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Teaching and Pedagogy

My approach to teaching is informed by queer, feminist, and anti-racist pedagogies which prioritize student-centered creation and transformation. My main areas of teaching are:

  • Premodern Literary History

  • Literary History of Gender, Sexuality, Embodiment

  • Queer and Feminist Science Studies

  • Transgender Studies/Literature/Activism

  • Queer Theory/Literature/Activism

  • Disability Studies/Literature/Activism

  • Pre- and Post-Modern Technologies of the Body

  • History of capitalism and labor

  • History of the English Language

  • British Literature

I've taught across a range of universities, both public and private, and across departments and disciplines. While at the University of Connecticut, I taught a variety of courses within the English Department, First-Year Writing Program, and Women's, Gender, and Sexuality Studies Program, including first-year writing seminars, upper-level literature courses, Intro to Queer Studies, Gender and Globalization, Gender and Sexuality in Everyday Life, and STEM-based composition courses in FYW. The FYW program offers instructors creative flexibility in the design of a composition course and my course inquiries vary semester to semester. Below you may access a selection of my syllabi. ​Note: I am working on uploading all of my syllabi, so some courses may not yet be available.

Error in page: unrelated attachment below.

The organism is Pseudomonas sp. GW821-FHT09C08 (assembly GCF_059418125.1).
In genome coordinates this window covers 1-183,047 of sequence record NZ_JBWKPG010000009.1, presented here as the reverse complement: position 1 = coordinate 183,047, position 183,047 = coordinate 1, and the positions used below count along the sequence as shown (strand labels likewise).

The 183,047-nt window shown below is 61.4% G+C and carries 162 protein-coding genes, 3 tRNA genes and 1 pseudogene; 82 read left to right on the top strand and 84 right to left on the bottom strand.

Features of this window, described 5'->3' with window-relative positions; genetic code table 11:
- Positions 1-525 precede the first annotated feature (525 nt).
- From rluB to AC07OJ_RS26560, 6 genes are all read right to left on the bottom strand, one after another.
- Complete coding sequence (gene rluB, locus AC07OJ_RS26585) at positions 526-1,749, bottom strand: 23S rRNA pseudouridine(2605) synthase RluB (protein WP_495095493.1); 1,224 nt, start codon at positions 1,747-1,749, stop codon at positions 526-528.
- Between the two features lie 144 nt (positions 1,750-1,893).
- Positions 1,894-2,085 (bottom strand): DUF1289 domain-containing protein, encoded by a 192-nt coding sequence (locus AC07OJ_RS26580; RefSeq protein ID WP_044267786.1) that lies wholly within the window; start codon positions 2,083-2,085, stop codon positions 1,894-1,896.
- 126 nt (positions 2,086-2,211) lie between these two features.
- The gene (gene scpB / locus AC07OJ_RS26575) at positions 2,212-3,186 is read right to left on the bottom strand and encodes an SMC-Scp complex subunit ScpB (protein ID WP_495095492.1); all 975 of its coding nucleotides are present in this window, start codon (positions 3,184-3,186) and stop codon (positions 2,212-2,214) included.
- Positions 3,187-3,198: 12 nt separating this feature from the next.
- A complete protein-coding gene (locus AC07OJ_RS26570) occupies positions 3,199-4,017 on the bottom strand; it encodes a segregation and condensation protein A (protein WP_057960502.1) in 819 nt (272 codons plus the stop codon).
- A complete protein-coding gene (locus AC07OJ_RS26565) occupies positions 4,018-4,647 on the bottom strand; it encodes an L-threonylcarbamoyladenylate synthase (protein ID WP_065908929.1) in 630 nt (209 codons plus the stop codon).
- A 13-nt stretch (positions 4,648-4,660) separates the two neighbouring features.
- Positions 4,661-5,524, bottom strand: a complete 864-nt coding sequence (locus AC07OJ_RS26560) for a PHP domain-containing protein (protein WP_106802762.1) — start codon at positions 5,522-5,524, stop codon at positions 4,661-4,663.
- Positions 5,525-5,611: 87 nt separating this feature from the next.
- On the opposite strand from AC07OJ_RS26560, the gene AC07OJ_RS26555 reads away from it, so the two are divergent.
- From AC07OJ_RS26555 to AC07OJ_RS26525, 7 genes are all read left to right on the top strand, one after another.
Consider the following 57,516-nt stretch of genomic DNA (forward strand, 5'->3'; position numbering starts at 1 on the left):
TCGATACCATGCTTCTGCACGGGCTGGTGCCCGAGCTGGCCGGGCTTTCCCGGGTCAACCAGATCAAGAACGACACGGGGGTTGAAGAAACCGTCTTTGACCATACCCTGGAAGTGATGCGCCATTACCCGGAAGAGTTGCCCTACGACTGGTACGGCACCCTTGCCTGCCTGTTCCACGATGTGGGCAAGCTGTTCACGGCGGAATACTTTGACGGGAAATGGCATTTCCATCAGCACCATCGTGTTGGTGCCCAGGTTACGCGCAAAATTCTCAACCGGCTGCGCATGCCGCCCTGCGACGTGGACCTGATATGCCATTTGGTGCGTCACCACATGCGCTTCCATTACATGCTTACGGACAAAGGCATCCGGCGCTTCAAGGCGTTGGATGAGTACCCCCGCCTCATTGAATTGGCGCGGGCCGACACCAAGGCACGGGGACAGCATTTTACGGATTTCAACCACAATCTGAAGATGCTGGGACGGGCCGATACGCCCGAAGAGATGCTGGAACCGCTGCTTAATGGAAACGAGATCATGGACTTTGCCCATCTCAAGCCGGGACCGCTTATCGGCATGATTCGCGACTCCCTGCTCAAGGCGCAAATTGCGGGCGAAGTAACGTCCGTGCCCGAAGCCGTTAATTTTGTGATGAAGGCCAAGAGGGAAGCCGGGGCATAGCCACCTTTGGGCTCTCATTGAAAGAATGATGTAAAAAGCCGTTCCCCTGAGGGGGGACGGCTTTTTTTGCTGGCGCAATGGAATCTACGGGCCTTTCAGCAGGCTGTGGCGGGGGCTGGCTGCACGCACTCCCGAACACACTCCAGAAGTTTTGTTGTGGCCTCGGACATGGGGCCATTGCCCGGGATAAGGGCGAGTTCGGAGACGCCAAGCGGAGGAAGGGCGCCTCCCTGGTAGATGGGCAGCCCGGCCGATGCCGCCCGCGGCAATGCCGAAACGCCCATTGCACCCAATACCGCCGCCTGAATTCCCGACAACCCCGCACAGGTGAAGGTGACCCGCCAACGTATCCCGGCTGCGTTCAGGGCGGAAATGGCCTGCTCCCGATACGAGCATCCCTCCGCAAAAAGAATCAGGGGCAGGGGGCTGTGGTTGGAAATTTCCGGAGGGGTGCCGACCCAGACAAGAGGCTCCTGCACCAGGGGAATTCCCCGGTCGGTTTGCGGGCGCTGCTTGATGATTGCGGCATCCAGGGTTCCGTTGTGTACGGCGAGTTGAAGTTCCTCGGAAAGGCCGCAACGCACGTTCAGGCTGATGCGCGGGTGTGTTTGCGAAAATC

I practice feminist citation and work. That means that I value collaboration and group-thinking alongside singular, individual credential-based work. That said, to protect my intellectual labor, all documents and information is under Creative Commons Attribution-NonCommercial 4.0 International (CC BY-NC 4.0) and any material adapted or remixed should give credit to Micah James Goodrich. If you have questions about how to cite my work please get in contact.

Nature and Artifice

The political, social, ethical, and scientific uses of nature as an epistemological and ontological category govern debates over bodies and their rights. This course will investigate the long-standing debate between nature as the governing model of normative time and embodiment and artifice, the counterfeit byproduct of such a system.

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